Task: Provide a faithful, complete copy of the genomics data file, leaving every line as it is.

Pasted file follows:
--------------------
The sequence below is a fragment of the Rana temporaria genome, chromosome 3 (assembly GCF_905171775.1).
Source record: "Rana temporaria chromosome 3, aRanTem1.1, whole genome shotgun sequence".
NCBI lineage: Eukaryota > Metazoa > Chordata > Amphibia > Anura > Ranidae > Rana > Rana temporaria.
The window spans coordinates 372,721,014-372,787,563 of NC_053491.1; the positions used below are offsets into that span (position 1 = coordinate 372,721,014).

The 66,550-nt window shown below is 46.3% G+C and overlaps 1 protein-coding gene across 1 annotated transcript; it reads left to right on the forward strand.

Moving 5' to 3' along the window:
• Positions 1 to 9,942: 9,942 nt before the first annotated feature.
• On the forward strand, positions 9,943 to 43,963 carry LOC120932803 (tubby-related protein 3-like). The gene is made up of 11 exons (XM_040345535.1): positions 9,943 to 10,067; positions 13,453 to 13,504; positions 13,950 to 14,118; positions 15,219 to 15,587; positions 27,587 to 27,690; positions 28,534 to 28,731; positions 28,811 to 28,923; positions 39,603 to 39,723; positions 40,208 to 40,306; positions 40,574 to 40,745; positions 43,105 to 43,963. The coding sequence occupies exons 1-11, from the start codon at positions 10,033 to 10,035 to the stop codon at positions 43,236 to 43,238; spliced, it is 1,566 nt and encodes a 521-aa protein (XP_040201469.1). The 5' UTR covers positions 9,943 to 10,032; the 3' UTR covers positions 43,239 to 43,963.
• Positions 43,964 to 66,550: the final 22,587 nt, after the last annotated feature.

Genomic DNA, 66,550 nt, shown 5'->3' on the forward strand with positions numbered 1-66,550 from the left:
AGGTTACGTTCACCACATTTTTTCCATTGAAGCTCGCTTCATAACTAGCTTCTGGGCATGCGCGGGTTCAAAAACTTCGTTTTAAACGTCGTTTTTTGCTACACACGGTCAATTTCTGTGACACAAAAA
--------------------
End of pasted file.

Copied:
The sequence below is a fragment of the Rana temporaria genome, chromosome 3 (assembly GCF_905171775.1).
Source record: "Rana temporaria chromosome 3, aRanTem1.1, whole genome shotgun sequence".
NCBI lineage: Eukaryota > Metazoa > Chordata > Amphibia > Anura > Ranidae > Rana > Rana temporaria.
The window spans coordinates 372,721,014-372,787,563 of NC_053491.1; the positions used below are offsets into that span (position 1 = coordinate 372,721,014).

The 66,550-nt window shown below is 46.3% G+C and overlaps 1 protein-coding gene across 1 annotated transcript; it reads left to right on the forward strand.

Moving 5' to 3' along the window:
• Positions 1 to 9,942: 9,942 nt before the first annotated feature.
• On the forward strand, positions 9,943 to 43,963 carry LOC120932803 (tubby-related protein 3-like). The gene is made up of 11 exons (XM_040345535.1): positions 9,943 to 10,067; positions 13,453 to 13,504; positions 13,950 to 14,118; positions 15,219 to 15,587; positions 27,587 to 27,690; positions 28,534 to 28,731; positions 28,811 to 28,923; positions 39,603 to 39,723; positions 40,208 to 40,306; positions 40,574 to 40,745; positions 43,105 to 43,963. The coding sequence occupies exons 1-11, from the start codon at positions 10,033 to 10,035 to the stop codon at positions 43,236 to 43,238; spliced, it is 1,566 nt and encodes a 521-aa protein (XP_040201469.1). The 5' UTR covers positions 9,943 to 10,032; the 3' UTR covers positions 43,239 to 43,963.
• Positions 43,964 to 66,550: the final 22,587 nt, after the last annotated feature.

Genomic DNA, 66,550 nt, shown 5'->3' on the forward strand with positions numbered 1-66,550 from the left:
AGGTTACGTTCACCACATTTTTTCCATTGAAGCTCGCTTCATAACTAGCTTCTGGGCATGCGCGGGTTCAAAAACTTCGTTTTAAACGTCGTTTTTTGCTACACACGGTCAATTTCTGTGACACAAAAA